- Former minister of police Nathi Nhleko acted on the recommendations of a reference group he assembled to look into the matter.
- Upon finding out that there were two contradictory IPID reports into the rendition matter, Nhleko did not seek clarification from then IPID boss Robert McBride.
- Instead, he commissioned a law firm to investigate the reports.
Former minister of police Nathi Nhleko did not seek clarification from the Independent Police Investigative Directorate (IPID) on why there were two contradictory reports into the now infamous Zimbabwe rendition saga.
Instead, he relied on an assessment by a reference group that he assembled to look into the matter and acted on their recommendations that former Gauteng Hawks boss Shadrack Sibiya and former Hawks boss Anwa Dramat be suspended for their role in the renditions.
This was revealed at the commission of inquiry into state capture on Monday, where Nhleko was testifying after being implicated in wrongdoing by several people, including former IPID boss Robert McBride.
Much of the afternoon was focused on the two IPID reports into the so-called illegal rendition of five Zimbabweans between November 2010 and January 2011.
The first report - dated 22 January 2014 - by directorate investigator Innocent Khuba found that Sibiya and Dramat had been involved in the renditions and should be criminally charged.
The second report dated 18 March 2014 found that evidence related to Sibiya and Dramat found no element of crime committed relating to the rendition case.
McBride previously testified that the first report was a preliminary report and further evidence had cleared the Hawks bosses of involvement in the renditions. He further testified that the wrong report was used to suspend Dramat.
When Nhleko took office as the police minister in May 2014, he put together a reference group that were tasked with looking at burning issues within the police ministry. One of these issues was the rendition saga.
Nhleko testified on Monday that the reference group produced an assessment report on the renditions after investigating the matter. He added that the report spoke about the two conflicting IPID reports.
He later recanted, saying that the reference group had verbally told him about the two reports, but that this was not in their assessment report.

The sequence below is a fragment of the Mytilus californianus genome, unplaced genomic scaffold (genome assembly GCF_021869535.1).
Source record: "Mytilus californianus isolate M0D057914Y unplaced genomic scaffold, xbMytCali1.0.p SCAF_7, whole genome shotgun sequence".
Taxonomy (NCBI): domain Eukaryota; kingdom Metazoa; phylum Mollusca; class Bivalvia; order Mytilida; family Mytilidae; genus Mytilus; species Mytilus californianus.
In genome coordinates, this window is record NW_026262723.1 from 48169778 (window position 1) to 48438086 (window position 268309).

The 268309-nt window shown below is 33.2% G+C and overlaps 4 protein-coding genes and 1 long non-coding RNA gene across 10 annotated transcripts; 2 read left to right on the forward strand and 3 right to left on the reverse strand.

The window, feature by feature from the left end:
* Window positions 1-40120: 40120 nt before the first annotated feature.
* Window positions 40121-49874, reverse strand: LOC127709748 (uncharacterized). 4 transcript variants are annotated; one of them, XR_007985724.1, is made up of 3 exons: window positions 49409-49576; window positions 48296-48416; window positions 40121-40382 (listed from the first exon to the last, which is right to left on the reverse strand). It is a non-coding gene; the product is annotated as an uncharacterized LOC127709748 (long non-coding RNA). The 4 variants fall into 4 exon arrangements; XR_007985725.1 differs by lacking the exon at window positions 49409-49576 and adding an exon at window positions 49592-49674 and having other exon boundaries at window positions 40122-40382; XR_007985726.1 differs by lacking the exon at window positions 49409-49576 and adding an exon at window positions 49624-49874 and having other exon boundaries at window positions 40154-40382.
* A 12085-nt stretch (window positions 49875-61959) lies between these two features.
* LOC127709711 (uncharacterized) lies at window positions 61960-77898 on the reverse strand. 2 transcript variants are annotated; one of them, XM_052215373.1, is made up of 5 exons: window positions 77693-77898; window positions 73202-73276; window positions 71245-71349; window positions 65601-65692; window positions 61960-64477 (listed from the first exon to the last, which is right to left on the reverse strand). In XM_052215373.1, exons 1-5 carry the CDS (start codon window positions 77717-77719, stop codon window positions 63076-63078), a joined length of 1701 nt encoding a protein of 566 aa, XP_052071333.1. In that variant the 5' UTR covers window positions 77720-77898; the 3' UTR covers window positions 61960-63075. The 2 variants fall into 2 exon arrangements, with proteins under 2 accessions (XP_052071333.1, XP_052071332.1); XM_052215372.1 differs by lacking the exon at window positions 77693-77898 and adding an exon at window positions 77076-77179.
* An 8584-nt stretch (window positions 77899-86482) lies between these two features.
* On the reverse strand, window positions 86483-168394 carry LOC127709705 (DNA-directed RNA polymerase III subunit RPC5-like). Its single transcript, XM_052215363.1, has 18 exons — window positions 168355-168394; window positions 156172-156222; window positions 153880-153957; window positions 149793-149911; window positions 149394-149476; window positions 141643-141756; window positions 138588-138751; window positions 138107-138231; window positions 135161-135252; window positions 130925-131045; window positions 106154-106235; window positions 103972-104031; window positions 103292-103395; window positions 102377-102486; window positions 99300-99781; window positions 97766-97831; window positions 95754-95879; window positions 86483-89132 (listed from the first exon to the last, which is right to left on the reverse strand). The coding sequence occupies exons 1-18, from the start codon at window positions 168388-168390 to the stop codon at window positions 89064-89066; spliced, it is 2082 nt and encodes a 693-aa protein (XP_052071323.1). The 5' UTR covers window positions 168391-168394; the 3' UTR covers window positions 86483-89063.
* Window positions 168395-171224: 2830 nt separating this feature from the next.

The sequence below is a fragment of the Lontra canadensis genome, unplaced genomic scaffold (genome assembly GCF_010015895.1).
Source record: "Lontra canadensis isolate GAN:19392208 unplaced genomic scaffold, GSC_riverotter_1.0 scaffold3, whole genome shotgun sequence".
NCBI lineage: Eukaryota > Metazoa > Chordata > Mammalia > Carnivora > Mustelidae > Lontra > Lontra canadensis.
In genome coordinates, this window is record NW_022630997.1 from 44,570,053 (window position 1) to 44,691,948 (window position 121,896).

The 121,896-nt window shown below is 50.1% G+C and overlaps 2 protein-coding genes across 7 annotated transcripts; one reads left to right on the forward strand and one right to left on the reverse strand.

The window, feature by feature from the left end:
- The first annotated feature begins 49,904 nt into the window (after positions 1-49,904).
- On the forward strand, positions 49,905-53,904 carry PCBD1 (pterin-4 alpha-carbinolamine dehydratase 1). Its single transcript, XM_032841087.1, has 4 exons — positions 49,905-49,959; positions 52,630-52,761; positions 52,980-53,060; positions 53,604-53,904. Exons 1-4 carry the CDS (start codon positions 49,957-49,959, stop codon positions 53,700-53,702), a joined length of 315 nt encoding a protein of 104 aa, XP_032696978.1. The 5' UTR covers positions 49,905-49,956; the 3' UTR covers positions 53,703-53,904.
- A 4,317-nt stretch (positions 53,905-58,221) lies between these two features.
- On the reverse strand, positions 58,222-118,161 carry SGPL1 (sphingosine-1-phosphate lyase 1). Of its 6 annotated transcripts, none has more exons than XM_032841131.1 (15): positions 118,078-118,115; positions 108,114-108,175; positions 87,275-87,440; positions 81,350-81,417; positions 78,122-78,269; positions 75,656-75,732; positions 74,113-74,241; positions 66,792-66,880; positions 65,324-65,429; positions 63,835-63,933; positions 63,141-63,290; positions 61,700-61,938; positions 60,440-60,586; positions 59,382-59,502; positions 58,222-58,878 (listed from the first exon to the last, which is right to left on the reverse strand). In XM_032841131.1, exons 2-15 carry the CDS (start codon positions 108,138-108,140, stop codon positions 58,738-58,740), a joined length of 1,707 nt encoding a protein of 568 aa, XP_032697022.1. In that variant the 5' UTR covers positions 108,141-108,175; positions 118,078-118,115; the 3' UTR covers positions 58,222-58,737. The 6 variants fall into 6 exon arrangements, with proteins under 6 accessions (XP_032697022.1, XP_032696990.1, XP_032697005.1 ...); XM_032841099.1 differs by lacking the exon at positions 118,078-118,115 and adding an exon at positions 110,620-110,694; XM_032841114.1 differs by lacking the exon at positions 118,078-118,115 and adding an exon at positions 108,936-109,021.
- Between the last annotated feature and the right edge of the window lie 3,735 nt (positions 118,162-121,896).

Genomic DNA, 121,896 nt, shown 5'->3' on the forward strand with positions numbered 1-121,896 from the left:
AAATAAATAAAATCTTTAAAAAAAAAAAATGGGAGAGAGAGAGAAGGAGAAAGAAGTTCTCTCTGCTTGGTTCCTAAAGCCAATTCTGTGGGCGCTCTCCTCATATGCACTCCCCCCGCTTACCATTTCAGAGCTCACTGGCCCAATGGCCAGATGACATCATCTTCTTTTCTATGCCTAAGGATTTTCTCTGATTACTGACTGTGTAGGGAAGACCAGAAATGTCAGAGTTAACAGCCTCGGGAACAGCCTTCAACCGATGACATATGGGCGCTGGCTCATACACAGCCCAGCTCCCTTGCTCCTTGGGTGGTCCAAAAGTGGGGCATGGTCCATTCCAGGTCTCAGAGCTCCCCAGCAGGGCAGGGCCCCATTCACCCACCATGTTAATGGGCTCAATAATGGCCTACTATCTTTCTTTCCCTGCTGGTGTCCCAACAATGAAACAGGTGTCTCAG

The assessment report by the reference group allegedly contained the first IPID report and a Crime Intelligence report, as well interviews they had conducted.
Nhleko said he had no reason to doubt the work of the reference group and that, when they produced the assessment report into the renditions, he had acted on the report's recommendations.
The former police minister was questioned about IPID's two reports and when had he received the second report, but said he had no recollection of when or how he had received it, but that he had read both reports.
Deputy Chief Justice Raymond Zondo asked Nhleko if he hadn't reached out to McBride for an explanation after reading both reports. Nhleko said he could not recall if he had asked for a meeting.
Zondo further asked why Nhleko would did not seek clarity on the matter from McBride who reported to him, adding that IPID's explanation may have made it unnecessary to investigate further.
Nhleko responded by telling Zondo that perhaps that was another way of looking at it, but that in his opinion, he had to constitute a body to look into these issues because the issues were in the public domain at that point.
The body that Nhleko was speaking about was Werksmans, a private law firm, which he hired to probe the two IPID reports.
News24 previously reported that the Werksmans report was then used to institute criminal charges against McBride and two other investigators in the rendition case.
"I really needed assistance in unpacking that particular issue and for that reason, I commissioned further work," Nhleko told the commission.